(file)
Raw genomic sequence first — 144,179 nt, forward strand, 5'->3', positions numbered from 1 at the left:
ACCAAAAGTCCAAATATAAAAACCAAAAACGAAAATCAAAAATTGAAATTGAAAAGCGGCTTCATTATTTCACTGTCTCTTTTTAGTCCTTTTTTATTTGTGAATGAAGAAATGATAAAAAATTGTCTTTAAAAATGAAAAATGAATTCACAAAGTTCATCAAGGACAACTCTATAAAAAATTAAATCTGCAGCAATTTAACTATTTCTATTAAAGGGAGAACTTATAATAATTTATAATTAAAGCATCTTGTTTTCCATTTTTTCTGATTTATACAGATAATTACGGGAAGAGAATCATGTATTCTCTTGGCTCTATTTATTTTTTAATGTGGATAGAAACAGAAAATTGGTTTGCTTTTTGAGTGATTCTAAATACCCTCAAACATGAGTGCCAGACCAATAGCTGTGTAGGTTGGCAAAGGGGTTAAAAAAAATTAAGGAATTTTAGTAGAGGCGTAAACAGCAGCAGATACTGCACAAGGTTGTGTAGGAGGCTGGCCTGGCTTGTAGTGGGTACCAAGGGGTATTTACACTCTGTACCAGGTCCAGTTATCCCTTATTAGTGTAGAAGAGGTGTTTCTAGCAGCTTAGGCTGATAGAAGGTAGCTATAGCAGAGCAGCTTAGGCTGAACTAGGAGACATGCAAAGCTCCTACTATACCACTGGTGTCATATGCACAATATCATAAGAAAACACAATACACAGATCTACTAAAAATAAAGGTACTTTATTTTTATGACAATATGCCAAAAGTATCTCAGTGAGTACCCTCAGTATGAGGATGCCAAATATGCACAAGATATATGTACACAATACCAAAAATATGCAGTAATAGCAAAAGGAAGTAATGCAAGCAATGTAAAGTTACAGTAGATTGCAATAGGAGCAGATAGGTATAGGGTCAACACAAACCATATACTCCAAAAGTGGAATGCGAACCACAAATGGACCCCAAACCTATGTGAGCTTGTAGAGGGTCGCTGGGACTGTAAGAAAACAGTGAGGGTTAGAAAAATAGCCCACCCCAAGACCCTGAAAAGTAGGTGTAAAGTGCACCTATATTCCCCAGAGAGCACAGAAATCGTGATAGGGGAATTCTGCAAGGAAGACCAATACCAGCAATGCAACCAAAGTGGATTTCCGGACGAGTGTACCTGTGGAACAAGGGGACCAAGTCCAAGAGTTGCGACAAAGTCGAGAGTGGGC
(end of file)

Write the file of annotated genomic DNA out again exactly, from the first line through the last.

Raw genomic sequence first — 144,179 nt, forward strand, 5'->3', positions numbered from 1 at the left:
ACCAAAAGTCCAAATATAAAAACCAAAAACGAAAATCAAAAATTGAAATTGAAAAGCGGCTTCATTATTTCACTGTCTCTTTTTAGTCCTTTTTTATTTGTGAATGAAGAAATGATAAAAAATTGTCTTTAAAAATGAAAAATGAATTCACAAAGTTCATCAAGGACAACTCTATAAAAAATTAAATCTGCAGCAATTTAACTATTTCTATTAAAGGGAGAACTTATAATAATTTATAATTAAAGCATCTTGTTTTCCATTTTTTCTGATTTATACAGATAATTACGGGAAGAGAATCATGTATTCTCTTGGCTCTATTTATTTTTTAATGTGGATAGAAACAGAAAATTGGTTTGCTTTTTGAGTGATTCTAAATACCCTCAAACATGAGTGCCAGACCAATAGCTGTGTAGGTTGGCAAAGGGGTTAAAAAAAATTAAGGAATTTTAGTAGAGGCGTAAACAGCAGCAGATACTGCACAAGGTTGTGTAGGAGGCTGGCCTGGCTTGTAGTGGGTACCAAGGGGTATTTACACTCTGTACCAGGTCCAGTTATCCCTTATTAGTGTAGAAGAGGTGTTTCTAGCAGCTTAGGCTGATAGAAGGTAGCTATAGCAGAGCAGCTTAGGCTGAACTAGGAGACATGCAAAGCTCCTACTATACCACTGGTGTCATATGCACAATATCATAAGAAAACACAATACACAGATCTACTAAAAATAAAGGTACTTTATTTTTATGACAATATGCCAAAAGTATCTCAGTGAGTACCCTCAGTATGAGGATGCCAAATATGCACAAGATATATGTACACAATACCAAAAATATGCAGTAATAGCAAAAGGAAGTAATGCAAGCAATGTAAAGTTACAGTAGATTGCAATAGGAGCAGATAGGTATAGGGTCAACACAAACCATATACTCCAAAAGTGGAATGCGAACCACAAATGGACCCCAAACCTATGTGAGCTTGTAGAGGGTCGCTGGGACTGTAAGAAAACAGTGAGGGTTAGAAAAATAGCCCACCCCAAGACCCTGAAAAGTAGGTGTAAAGTGCACCTATATTCCCCAGAGAGCACAGAAATCGTGATAGGGGAATTCTGCAAGGAAGACCAATACCAGCAATGCAACCAAAGTGGATTTCCGGACGAGTGTACCTGTGGAACAAGGGGACCAAGTCCAAGAGTTGCGACAAAGTCGAGAGTGGGC